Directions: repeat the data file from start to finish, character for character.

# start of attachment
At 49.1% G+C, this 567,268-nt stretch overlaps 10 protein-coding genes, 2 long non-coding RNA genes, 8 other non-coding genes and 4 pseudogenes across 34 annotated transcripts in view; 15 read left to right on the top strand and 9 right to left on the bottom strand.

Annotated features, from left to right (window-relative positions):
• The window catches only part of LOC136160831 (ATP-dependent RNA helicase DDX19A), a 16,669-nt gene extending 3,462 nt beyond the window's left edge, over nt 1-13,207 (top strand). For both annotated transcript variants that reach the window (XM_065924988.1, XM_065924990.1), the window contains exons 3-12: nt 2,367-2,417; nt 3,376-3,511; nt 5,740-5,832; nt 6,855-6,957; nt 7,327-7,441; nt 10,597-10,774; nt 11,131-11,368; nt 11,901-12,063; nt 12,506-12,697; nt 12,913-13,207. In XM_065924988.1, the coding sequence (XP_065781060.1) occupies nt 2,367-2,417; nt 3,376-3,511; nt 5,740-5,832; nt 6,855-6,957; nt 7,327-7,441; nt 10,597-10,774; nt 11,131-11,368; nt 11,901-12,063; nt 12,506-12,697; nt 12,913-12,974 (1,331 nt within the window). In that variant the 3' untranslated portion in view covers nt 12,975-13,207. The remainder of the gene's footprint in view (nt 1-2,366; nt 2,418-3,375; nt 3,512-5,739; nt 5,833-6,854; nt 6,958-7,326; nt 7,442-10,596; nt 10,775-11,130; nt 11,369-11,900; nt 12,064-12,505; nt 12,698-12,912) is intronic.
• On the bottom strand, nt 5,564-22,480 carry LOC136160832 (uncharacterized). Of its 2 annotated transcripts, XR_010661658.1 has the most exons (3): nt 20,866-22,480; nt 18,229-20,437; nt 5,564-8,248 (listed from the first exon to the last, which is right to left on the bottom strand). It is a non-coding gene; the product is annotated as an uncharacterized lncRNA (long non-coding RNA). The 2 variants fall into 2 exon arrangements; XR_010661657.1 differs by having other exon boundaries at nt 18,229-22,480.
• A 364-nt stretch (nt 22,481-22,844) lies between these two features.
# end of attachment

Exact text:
At 49.1% G+C, this 567,268-nt stretch overlaps 10 protein-coding genes, 2 long non-coding RNA genes, 8 other non-coding genes and 4 pseudogenes across 34 annotated transcripts in view; 15 read left to right on the top strand and 9 right to left on the bottom strand.

Annotated features, from left to right (window-relative positions):
• The window catches only part of LOC136160831 (ATP-dependent RNA helicase DDX19A), a 16,669-nt gene extending 3,462 nt beyond the window's left edge, over nt 1-13,207 (top strand). For both annotated transcript variants that reach the window (XM_065924988.1, XM_065924990.1), the window contains exons 3-12: nt 2,367-2,417; nt 3,376-3,511; nt 5,740-5,832; nt 6,855-6,957; nt 7,327-7,441; nt 10,597-10,774; nt 11,131-11,368; nt 11,901-12,063; nt 12,506-12,697; nt 12,913-13,207. In XM_065924988.1, the coding sequence (XP_065781060.1) occupies nt 2,367-2,417; nt 3,376-3,511; nt 5,740-5,832; nt 6,855-6,957; nt 7,327-7,441; nt 10,597-10,774; nt 11,131-11,368; nt 11,901-12,063; nt 12,506-12,697; nt 12,913-12,974 (1,331 nt within the window). In that variant the 3' untranslated portion in view covers nt 12,975-13,207. The remainder of the gene's footprint in view (nt 1-2,366; nt 2,418-3,375; nt 3,512-5,739; nt 5,833-6,854; nt 6,958-7,326; nt 7,442-10,596; nt 10,775-11,130; nt 11,369-11,900; nt 12,064-12,505; nt 12,698-12,912) is intronic.
• On the bottom strand, nt 5,564-22,480 carry LOC136160832 (uncharacterized). Of its 2 annotated transcripts, XR_010661658.1 has the most exons (3): nt 20,866-22,480; nt 18,229-20,437; nt 5,564-8,248 (listed from the first exon to the last, which is right to left on the bottom strand). It is a non-coding gene; the product is annotated as an uncharacterized lncRNA (long non-coding RNA). The 2 variants fall into 2 exon arrangements; XR_010661657.1 differs by having other exon boundaries at nt 18,229-22,480.
• A 364-nt stretch (nt 22,481-22,844) lies between these two features.